Funeral monuments are fascinating and diverse cultural relics that continue to captivate visitors to English churches, yet we still know relatively little about the messages they attempt to convey across the centuries. This book is a study of the material culture of memory in sixteenth and seventeenth-century England. By interpreting the images and inscriptions on monuments to the dead, it explores how early modern people wanted to be remembered - their social vision, cultural ideals, religious beliefs and political values. Arguing that early modern English monuments were not simply formulaic statements about death and memory, Dr Sherlock instead reveals them to be deliberately crafted messages to future generations. Through careful reading of monuments he shows that much can be learned about how men and women conceived of the world around them and shifting concepts of gender, social order and the place of humans within the universe. In post-Reformation England, the dead became superior to the living, as monuments trumpeted their fame and their confidence in the resurrection. This study aims to stimulate historians to attempt to reconstruct and engage with the world view of past generations through the unique and under-utilised medium of funeral monuments. In so doing it is hoped that more light may be shed on how memory was created, controlled and contested in pre-modern society, and encourage the on-going debate about the ways in which understandings of the past shape the present and future.
Table of Contents
Contents: Introduction; Family fictions; Monumental bodies; Life and death; Reformation; Renaissance; Law and order; Word and image; Memory; Bibliography; Index.
Peter Sherlock is an Australian Research Council Postdoctoral Fellow in the School of Historical Studies, University of Melbourne, Australia.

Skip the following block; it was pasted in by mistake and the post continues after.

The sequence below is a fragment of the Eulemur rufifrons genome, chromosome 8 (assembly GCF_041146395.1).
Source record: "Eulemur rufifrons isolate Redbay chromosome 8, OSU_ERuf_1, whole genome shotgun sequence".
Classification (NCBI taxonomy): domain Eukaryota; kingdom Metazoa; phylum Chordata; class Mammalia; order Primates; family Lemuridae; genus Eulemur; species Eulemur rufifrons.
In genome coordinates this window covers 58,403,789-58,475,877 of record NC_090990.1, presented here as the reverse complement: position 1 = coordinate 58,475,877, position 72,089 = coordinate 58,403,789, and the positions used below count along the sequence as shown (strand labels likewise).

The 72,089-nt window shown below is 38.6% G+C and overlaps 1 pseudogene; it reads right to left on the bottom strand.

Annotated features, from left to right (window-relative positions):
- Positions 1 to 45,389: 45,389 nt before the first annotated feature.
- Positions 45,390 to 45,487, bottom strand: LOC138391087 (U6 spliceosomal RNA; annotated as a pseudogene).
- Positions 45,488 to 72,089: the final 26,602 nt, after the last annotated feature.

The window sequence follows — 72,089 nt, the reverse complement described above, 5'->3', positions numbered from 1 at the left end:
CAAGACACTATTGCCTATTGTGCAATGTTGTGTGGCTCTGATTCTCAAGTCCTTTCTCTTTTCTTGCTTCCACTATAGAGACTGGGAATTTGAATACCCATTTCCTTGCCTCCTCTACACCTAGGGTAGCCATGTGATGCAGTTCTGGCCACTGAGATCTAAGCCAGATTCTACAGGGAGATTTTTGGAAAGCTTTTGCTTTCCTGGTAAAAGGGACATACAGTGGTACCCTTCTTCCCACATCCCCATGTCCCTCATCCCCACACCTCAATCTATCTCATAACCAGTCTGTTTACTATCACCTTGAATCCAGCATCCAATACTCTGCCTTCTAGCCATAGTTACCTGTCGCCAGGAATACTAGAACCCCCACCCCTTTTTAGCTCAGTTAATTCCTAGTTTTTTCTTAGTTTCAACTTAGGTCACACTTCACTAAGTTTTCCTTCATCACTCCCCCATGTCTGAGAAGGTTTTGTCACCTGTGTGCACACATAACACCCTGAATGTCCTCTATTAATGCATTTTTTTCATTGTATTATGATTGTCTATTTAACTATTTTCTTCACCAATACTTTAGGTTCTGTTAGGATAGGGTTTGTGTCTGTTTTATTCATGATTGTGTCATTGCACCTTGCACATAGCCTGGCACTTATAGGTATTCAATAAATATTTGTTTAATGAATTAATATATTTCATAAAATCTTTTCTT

’... provides a valuable and wide-ranging contribution to the understanding of early modern memorializing practices...’ Renaissance Quarterly ’This excellent book is essential reading for anyone interested in the monuments of Early Modern England; indeed its Introduction is highly recommended to anyone interested in monuments... Peter Sherlock has written a humane, learned and illuminating book which will be fundamental to the study of church monuments.’ Church Monuments ’This is a groundbreaking study... The text is copiously illustrated... English tombs have had their interpreters but this text offers many fresh ideas mostly owing to the religious import which Sherlock reads into these post-Reformation statements to their present and future.’ Parergon ’Coupled with a thoughtful critical discussion underpinned by sound, sophisticated research, an elegant, lucid style in which explications are ordered and easy to follow, and forty fascinating illustrations, all subject to insightful commentary, Sherlock’s love of the subject makes the book a joy to read.’ Clio ’... Sherlock provides a well-argued and thoroughly researched account of some of the effects of religious and cultural change on portrayals of the dead.’ Huntington Library Quarterly ’... what we have here is essentially a broad discourse on funerary monuments, remarkably wide-ranging, rich in detailed information, and engagingly presented. ... It is a book to be recommended to anyone wishing to know why monuments contribute so much to our understanding of early modern England.’ Literature & History ’... an extremely valuable new addition to the work on early modern monuments in England, one which convincingly rediscovers their spiritual dimension.’ Ecclesiastical History ’Sherlock’s book is a wide-ranging study, encompassing broad conceptualization and a long time-frame. It is meticulously researched and attractively presented with a set of photographs of funeral mon